The Resurgence of Political Economy
IN THE POST-SIXTIES we have experienced a remarkable resurgence of interest in classical and Marxian political economy, marked, on the one hand, by a still continuing confrontation between the mainstream neoclassical theory and the surplus-based analytical systems, deriving from political economy and attempts, on the other, at evolving approaches to economic problems broadly within the surplus framework. Theoretical debates and advances have moved mainly on three terrains:
first, in the classical and Marxian political economy. This has enabled a clearer perception of the analytical development of political economy as a theoretical system: the peculiarity of the concepts and particular propositions that were developed, the form in which logical difficulties arose and were confronted by the successive classical theorists, particularly Smith and Ricardo, with varying degrees of success. It has also provided a perspective to view the radical extensions and reformulations of the earlier rudimentary theory in the hands of Marx who posed new theoretical problems and added entirely new dimensions. No doubt, this has evoked strong controversies but active debates constitute proof of a theoretical system being alive and kicking, and growing. Secondly, the established neoclassical theory which was initiated around 1870s has ever since continued to dominate economic theory, despite occasional exposures of its weaknesses, is being critically scrutinised, both with regard to its logical self-consistency as also the ability to handle and interpret the real world experiences of economies. Thirdly, many attempts are underway that can be broadly fitted within the rubric of surplus-based analysis, taking inspiration from Marx and other Marxist writers like Lenin, Rosa Luxemberg, and Kalecki. The range of these problems is diverse spanning from issues concerned with the dynamics of the capitalist systems to the experience of developing economies in their national and international settings.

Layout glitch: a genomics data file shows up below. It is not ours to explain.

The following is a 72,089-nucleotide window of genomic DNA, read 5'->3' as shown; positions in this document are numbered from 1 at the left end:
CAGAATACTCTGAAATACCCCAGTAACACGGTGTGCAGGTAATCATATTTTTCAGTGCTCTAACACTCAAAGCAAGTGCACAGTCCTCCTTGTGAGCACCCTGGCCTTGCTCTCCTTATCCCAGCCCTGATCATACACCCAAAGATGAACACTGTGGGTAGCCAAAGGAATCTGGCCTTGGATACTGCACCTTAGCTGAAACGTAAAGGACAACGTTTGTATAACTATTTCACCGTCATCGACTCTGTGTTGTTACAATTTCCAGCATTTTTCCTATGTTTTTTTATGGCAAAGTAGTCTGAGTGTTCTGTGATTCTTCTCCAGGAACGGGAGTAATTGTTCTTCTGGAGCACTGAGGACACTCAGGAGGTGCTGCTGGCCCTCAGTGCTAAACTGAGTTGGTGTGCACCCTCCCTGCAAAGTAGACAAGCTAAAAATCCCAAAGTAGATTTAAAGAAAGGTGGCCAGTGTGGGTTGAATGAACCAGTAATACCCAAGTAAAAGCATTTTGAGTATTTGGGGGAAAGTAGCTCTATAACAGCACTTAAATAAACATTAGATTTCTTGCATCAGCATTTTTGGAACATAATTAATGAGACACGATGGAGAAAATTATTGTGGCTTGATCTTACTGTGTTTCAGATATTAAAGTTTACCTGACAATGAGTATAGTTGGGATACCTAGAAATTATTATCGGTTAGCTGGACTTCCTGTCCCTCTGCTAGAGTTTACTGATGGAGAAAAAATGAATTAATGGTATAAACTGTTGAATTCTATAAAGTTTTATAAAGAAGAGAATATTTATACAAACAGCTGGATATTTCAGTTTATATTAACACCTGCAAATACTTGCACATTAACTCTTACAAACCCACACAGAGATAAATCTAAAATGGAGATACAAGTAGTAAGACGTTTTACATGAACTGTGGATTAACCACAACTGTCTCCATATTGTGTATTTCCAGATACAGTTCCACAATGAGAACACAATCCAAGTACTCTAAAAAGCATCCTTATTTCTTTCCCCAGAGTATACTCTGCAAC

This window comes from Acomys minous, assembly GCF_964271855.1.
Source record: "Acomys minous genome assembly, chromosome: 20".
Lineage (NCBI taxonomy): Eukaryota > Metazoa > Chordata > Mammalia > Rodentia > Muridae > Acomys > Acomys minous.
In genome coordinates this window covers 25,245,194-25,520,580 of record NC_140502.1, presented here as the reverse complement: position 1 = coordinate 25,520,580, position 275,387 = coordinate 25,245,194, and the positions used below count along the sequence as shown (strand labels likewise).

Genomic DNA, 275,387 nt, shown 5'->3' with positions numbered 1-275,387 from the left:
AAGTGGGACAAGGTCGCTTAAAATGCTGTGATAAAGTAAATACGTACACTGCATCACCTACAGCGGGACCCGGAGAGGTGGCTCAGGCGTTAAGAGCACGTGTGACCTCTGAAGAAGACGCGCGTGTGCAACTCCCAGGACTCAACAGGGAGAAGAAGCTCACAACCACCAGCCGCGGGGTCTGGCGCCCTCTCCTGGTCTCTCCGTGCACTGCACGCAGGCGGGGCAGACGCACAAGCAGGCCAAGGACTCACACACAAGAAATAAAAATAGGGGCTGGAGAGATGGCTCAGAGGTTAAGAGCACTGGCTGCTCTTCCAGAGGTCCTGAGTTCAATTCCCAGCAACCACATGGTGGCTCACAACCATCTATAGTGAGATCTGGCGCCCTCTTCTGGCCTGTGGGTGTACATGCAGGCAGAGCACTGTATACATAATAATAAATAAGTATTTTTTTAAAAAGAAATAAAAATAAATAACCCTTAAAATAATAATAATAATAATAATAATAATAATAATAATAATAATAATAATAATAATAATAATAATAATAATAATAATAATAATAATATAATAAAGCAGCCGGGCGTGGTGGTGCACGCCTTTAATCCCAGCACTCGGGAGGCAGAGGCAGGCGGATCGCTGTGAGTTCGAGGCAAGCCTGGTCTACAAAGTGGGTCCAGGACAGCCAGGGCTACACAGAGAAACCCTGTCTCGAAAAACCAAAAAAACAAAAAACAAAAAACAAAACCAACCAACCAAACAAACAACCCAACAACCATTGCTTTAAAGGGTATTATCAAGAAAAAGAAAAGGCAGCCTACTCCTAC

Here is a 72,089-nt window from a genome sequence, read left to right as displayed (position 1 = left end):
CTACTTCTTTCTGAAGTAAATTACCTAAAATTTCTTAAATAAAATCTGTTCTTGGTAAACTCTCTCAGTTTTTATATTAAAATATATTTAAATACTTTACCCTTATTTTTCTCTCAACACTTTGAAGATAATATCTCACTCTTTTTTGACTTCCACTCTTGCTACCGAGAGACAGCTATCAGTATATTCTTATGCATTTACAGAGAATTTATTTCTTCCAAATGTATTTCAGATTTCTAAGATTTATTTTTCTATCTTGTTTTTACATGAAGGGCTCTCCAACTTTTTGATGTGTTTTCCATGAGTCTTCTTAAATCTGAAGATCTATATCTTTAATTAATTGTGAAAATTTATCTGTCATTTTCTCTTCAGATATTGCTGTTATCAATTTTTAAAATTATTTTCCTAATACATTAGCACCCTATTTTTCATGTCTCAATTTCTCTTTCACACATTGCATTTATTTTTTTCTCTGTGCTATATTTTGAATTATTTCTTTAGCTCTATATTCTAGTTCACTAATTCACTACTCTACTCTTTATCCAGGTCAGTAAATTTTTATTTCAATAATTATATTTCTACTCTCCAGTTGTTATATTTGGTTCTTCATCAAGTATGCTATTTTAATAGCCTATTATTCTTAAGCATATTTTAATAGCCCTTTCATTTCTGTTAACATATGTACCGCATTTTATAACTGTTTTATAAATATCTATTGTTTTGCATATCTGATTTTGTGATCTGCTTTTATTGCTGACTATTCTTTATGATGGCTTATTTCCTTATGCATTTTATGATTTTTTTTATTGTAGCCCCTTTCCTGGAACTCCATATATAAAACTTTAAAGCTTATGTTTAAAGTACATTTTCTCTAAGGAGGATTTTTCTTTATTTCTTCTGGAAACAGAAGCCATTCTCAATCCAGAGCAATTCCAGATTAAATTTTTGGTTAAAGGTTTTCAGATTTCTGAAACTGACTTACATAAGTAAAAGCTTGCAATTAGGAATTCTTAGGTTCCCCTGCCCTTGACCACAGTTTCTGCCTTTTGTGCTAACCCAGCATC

The present paper, of necessity, can have no pretentious of covering the vast ground. Instead, we have restricted ourselves basically to reviewing the 'revival' of the classical approach, particulary to value and distribution in bringing out the distinctivenessof its approach
*Centre for Economic Studies and Planning, Jawaharlal Nehru University, New Delhi.